Dutch coaches make learning fun
The SportWays field hockey camp was an ideal blend of fun and learning, according to Bermuda players Chrysda Smith and Taylor Mullan who also said that the local youngsters they worked with give them great hope for the future of the sport on the island.
The teenage internationals were two of several assistant coaches from Bermuda who helped Dutchmen Richard de Snaijer and Sake Hermans, who have taught some of the best players in the world, tutor youngsters last week — and even learnt some new stuff themselves.
“We’ve learnt a lot,” Mullan said. “It’s surprising because they’re teaching kids way younger than us, but we’ve learnt stuff we’ve never done before.”
Hermans and De Snaijer taught, among other things, the four-zone system — a basic starting point that is standard in Dutch hockey.
“We started off with basic stance, the four-zonal system,” Hermans said. “We started off with the coaches, and they could transfer that knowledge to all the kids.
“That was the first thing we actually did, because the basics need to be correct to become a better hockey player. So that was a little strange, I think, for the kids to hear, but you could see them developing. In the afternoons, we had a little bit of games around it.”
De Snaijer explained: “Around your body in sports, you have four zones. Two frontal zones, right-left, and two back zones, right-left.
“If you have a hockey stick, you are talking from a neutral position. Your body stance is neutral, that’s page one in the hockey book.
“If you know how the neutral position is, you can use all different types of techniques. But if you only dribble one way, you don’t know what can happen [out of vision].
“We went back to basics first, and now they have the opportunity to develop more things around them. You can be aware of how many techniques you can learn around your body, not only learn what happens in front of you, but also what happens all around you.”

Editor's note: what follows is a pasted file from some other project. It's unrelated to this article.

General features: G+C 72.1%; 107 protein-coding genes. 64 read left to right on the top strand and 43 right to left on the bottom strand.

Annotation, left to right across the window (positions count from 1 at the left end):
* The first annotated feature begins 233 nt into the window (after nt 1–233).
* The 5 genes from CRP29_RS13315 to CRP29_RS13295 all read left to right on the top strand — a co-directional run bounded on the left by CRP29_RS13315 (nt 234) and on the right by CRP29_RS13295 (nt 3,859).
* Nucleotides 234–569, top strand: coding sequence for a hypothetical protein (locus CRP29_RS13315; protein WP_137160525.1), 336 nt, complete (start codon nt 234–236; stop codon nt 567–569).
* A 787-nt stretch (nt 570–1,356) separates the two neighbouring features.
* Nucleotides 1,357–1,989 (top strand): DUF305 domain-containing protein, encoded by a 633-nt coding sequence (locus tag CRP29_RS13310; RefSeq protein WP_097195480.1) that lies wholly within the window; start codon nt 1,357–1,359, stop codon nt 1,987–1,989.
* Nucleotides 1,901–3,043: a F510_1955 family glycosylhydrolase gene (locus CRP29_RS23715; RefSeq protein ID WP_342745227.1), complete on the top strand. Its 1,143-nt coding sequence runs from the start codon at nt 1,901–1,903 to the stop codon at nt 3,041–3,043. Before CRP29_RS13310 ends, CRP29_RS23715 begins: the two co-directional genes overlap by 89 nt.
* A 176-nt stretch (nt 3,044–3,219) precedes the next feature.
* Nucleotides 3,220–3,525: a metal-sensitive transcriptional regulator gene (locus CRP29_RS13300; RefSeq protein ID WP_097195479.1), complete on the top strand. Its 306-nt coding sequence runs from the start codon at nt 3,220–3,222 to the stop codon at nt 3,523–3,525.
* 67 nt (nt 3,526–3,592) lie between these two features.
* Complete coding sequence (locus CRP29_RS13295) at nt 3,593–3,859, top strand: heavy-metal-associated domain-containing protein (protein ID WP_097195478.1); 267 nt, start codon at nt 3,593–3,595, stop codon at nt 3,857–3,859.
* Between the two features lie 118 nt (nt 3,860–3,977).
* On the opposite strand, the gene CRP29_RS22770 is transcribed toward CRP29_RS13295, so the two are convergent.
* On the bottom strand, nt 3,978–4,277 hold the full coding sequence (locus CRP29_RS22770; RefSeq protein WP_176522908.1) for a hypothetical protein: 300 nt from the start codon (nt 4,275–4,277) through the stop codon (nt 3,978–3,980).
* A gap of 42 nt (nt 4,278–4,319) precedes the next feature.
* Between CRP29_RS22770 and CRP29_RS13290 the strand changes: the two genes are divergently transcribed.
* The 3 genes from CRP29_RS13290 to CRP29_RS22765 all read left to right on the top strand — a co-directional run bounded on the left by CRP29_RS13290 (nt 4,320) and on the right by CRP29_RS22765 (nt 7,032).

De Snaijer and Hermans were keen to bring in the “fun” part of coaching too.
“We started off with, let’s behave like a family and let’s make sure we help each other like a family and play sport like a family,” De Snaijer said. “So we are the older brothers or the dads of the camp! And these are all our kids.”
Smith said that she appreciated the guidance, while also having the opportunity to let her own personality shine through.
“They would explain what we have to do, and then we have to run it on our own,” she explained. “I appreciate that kind of freedom and independence. We’re not running the camp, but we are running it to some extent and we are able to correct the students when they make certain mistakes.
“I even learn from the children, because we play with these girls in the under-21s so it’s kind of weird coaching them when we usually train with them. So, from a coaching perspective, I recognise a lot of those skills required and it gives me hope, especially for the future when we go on under-21 tours. Seeing the group of girls who are going to come up soon, we have a lot of strength and faith in our under-21 girls.
And the Bermudians definitely enjoyed the experience and got a lot of benefits from the “fun” parts.
“It’s so fun,” Mullan said. “Some of the kids are so happy, and they’re fun. We play simple games like Simon Says and silly games like that just to bring everyone together.”
Smith added: “It’s not like straight hockey. We have social things and I think that’s what brought a lot of the children out of their shells. At first they were extremely shy, but the socials brought them out of their shells and that reflected on the field.”
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